Carlton Citadel Hotel and several other buildings have been destroyed by a huge explosion in the northern Syrian city of Aleppo, state media and activists report.
Rebel fighters are believed to have detonated a bomb placed in a tunnel beneath the Carlton Citadel Hotel, near the city’s medieval citadel and souk.
Opposition activists said that government troops were based there and that a number had been killed.
Both sides have been trying to end a long-standing stalemate in the city.
In recent weeks, rebels have been trying to advance on areas where government forces are entrenched, while rebel-held areas of Aleppo have come under fierce aerial bombardment since mid-December.
The state news agency, Sana, reported that “terrorists” had blown up tunnels they had dug underneath archaeological sites in the Old City.
Preliminary reports said the hotel had suffered “huge damage”, it added, without saying if there had been any casualties.
The Carlton Citadel is situated inside a 150-year-old building that faces the entrance of the 13th-Century citadel, which along with the rest of the Old City is a UNESCO World Heritage Site.
The Syrian Observatory for Human Rights, a UK-based activist group, and the opposition Shaam News Network (SNN) said it was being used by government forces.
The remote detonation of a large quantity of explosives placed in the tunnel by the Islamic Front had destroyed the hotel and caused the collapse of several nearby buildings, the Observatory said.
A number of security forces personnel and militiamen loyal to President Bashar al-Assad were believed to have been killed, it added.
Photographs and video published online purported to show the moment of the blast, with a cloud of smoke rising from the scene.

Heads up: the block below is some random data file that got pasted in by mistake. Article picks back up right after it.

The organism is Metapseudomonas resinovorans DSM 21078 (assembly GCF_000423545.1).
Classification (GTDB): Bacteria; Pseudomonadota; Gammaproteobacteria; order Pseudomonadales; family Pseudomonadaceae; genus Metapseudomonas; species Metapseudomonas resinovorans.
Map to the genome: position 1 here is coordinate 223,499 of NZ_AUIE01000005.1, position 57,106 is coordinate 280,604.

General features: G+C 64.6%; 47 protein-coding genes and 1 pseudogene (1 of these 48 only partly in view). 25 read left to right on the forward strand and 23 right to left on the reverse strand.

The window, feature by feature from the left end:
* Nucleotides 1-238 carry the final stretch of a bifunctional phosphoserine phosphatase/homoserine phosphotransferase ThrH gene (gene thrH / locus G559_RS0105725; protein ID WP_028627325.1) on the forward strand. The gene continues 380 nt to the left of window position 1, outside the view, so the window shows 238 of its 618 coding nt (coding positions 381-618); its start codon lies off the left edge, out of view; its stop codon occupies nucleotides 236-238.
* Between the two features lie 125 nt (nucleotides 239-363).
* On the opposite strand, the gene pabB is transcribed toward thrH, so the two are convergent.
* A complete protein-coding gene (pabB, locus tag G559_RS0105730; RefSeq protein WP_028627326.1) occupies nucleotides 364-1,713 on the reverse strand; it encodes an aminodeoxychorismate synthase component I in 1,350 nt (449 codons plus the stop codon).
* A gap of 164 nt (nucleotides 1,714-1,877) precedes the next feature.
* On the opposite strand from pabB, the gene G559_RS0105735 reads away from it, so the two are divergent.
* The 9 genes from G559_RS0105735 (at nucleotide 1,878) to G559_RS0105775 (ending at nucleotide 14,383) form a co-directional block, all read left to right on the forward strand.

A statement from the Islamic Front said its fighters had “leveled the Carlton Hotel barracks in Old Aleppo and a number of buildings near it, killing 50 soldiers”. It did not say how it knew how many soldiers died.
The front lines have moved little in more than two years of fighting, though it seems the rebels have made a few incremental gains in recent months.
Meanwhile, hundreds more people are expected to be evacuated from their last remaining rebel stronghold in the heart of Homs.
Almost 1,000 rebel fighters and their relatives were driven in buses from the Old City to opposition-held territory north of Homs on Wednesday.
Homs Governor Talal al-Barazi told Syrian state television on Wednesday that Homs would be declared a “secure” city once the withdrawal was complete and the army had moved in.
The withdrawal is part of a deal that will also see rebels release dozens of captives and ease sieges of two predominantly Shia towns in the north.
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